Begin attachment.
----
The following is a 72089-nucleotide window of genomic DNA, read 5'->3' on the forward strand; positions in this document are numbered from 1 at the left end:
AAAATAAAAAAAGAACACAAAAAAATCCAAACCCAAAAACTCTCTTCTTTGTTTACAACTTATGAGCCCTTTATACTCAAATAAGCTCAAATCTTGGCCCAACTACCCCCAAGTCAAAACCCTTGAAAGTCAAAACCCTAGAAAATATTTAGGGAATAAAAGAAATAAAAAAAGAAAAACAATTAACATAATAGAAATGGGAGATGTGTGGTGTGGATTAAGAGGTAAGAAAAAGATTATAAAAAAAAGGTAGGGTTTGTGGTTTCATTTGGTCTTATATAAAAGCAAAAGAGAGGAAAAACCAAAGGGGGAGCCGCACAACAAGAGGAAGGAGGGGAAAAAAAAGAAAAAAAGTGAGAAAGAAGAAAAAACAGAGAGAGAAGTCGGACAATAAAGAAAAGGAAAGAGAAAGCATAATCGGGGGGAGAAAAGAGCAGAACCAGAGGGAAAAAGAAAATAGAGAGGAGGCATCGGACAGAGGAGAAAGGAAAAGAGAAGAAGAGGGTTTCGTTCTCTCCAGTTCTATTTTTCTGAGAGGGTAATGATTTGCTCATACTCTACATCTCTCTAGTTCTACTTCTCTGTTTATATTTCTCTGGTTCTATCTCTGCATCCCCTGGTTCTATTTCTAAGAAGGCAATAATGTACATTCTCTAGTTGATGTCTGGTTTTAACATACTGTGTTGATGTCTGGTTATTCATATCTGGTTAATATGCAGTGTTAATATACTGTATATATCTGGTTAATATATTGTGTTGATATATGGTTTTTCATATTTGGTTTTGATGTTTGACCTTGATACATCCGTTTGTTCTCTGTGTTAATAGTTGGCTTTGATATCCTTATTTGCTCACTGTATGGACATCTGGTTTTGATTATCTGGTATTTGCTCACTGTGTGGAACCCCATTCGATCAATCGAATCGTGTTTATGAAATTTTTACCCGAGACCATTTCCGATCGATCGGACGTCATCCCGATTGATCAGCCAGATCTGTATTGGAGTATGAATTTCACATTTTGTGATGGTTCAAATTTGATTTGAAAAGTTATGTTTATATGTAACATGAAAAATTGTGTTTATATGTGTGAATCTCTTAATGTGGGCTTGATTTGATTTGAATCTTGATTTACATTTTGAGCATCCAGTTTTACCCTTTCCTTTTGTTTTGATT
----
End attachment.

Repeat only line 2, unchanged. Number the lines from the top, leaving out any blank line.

AAAATAAAAAAAGAACACAAAAAAATCCAAACCCAAAAACTCTCTTCTTTGTTTACAACTTATGAGCCCTTTATACTCAAATAAGCTCAAATCTTGGCCCAACTACCCCCAAGTCAAAACCCTTGAAAGTCAAAACCCTAGAAAATATTTAGGGAATAAAAGAAATAAAAAAAGAAAAACAATTAACATAATAGAAATGGGAGATGTGTGGTGTGGATTAAGAGGTAAGAAAAAGATTATAAAAAAAAGGTAGGGTTTGTGGTTTCATTTGGTCTTATATAAAAGCAAAAGAGAGGAAAAACCAAAGGGGGAGCCGCACAACAAGAGGAAGGAGGGGAAAAAAAAGAAAAAAAGTGAGAAAGAAGAAAAAACAGAGAGAGAAGTCGGACAATAAAGAAAAGGAAAGAGAAAGCATAATCGGGGGGAGAAAAGAGCAGAACCAGAGGGAAAAAGAAAATAGAGAGGAGGCATCGGACAGAGGAGAAAGGAAAAGAGAAGAAGAGGGTTTCGTTCTCTCCAGTTCTATTTTTCTGAGAGGGTAATGATTTGCTCATACTCTACATCTCTCTAGTTCTACTTCTCTGTTTATATTTCTCTGGTTCTATCTCTGCATCCCCTGGTTCTATTTCTAAGAAGGCAATAATGTACATTCTCTAGTTGATGTCTGGTTTTAACATACTGTGTTGATGTCTGGTTATTCATATCTGGTTAATATGCAGTGTTAATATACTGTATATATCTGGTTAATATATTGTGTTGATATATGGTTTTTCATATTTGGTTTTGATGTTTGACCTTGATACATCCGTTTGTTCTCTGTGTTAATAGTTGGCTTTGATATCCTTATTTGCTCACTGTATGGACATCTGGTTTTGATTATCTGGTATTTGCTCACTGTGTGGAACCCCATTCGATCAATCGAATCGTGTTTATGAAATTTTTACCCGAGACCATTTCCGATCGATCGGACGTCATCCCGATTGATCAGCCAGATCTGTATTGGAGTATGAATTTCACATTTTGTGATGGTTCAAATTTGATTTGAAAAGTTATGTTTATATGTAACATGAAAAATTGTGTTTATATGTGTGAATCTCTTAATGTGGGCTTGATTTGATTTGAATCTTGATTTACATTTTGAGCATCCAGTTTTACCCTTTCCTTTTGTTTTGATT